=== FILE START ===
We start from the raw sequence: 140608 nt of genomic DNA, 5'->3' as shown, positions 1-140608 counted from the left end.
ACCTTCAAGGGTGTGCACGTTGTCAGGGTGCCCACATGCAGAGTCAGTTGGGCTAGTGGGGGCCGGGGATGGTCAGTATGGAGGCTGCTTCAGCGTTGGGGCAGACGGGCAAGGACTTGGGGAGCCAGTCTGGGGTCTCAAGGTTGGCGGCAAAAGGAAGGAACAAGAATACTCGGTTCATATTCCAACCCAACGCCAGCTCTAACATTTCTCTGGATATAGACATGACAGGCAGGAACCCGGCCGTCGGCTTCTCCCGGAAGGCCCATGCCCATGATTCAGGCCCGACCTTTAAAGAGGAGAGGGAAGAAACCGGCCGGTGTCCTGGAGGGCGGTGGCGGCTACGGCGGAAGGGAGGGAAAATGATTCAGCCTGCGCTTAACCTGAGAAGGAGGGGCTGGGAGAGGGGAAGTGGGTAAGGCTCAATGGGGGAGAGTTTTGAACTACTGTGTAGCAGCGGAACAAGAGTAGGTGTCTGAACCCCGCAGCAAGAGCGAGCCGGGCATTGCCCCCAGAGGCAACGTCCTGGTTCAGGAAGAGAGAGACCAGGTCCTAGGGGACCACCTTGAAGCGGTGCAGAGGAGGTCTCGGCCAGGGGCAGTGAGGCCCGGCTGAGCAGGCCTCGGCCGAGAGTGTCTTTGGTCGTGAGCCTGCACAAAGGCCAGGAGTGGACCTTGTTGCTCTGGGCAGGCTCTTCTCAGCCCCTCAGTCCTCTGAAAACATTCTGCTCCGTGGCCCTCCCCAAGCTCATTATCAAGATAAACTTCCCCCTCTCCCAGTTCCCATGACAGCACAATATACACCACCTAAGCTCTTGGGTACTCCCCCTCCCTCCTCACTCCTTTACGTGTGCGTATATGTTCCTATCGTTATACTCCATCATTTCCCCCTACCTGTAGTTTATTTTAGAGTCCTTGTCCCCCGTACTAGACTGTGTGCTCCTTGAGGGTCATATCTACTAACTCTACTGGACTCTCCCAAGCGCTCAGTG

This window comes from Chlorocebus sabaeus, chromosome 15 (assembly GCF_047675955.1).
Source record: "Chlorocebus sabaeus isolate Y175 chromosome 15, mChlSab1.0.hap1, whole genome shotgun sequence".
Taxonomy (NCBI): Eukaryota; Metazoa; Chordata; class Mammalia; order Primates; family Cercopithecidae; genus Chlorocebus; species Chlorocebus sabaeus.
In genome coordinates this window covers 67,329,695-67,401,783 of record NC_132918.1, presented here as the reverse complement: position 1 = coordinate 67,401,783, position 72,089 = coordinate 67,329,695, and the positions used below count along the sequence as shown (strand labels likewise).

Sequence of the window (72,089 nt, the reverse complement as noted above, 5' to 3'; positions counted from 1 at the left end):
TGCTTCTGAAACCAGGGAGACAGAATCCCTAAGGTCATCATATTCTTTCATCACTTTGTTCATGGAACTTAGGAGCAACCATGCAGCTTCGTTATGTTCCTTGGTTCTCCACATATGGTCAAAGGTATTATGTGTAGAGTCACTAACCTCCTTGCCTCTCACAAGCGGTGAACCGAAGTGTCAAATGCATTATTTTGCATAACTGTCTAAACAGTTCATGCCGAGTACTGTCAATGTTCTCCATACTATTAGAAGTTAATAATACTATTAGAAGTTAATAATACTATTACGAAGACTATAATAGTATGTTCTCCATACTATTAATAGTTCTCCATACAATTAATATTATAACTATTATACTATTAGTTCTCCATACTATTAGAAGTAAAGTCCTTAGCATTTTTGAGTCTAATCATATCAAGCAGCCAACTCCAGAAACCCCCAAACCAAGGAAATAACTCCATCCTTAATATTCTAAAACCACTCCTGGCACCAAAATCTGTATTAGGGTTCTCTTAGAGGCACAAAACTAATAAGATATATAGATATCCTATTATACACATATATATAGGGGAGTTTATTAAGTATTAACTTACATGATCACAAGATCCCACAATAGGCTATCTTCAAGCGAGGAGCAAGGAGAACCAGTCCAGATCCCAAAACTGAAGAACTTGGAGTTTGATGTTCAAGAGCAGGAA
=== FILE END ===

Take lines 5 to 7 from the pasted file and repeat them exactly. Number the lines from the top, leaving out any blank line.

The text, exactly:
Taxonomy (NCBI): Eukaryota; Metazoa; Chordata; class Mammalia; order Primates; family Cercopithecidae; genus Chlorocebus; species Chlorocebus sabaeus.
In genome coordinates this window covers 67,329,695-67,401,783 of record NC_132918.1, presented here as the reverse complement: position 1 = coordinate 67,401,783, position 72,089 = coordinate 67,329,695, and the positions used below count along the sequence as shown (strand labels likewise).

Sequence of the window (72,089 nt, the reverse complement as noted above, 5' to 3'; positions counted from 1 at the left end):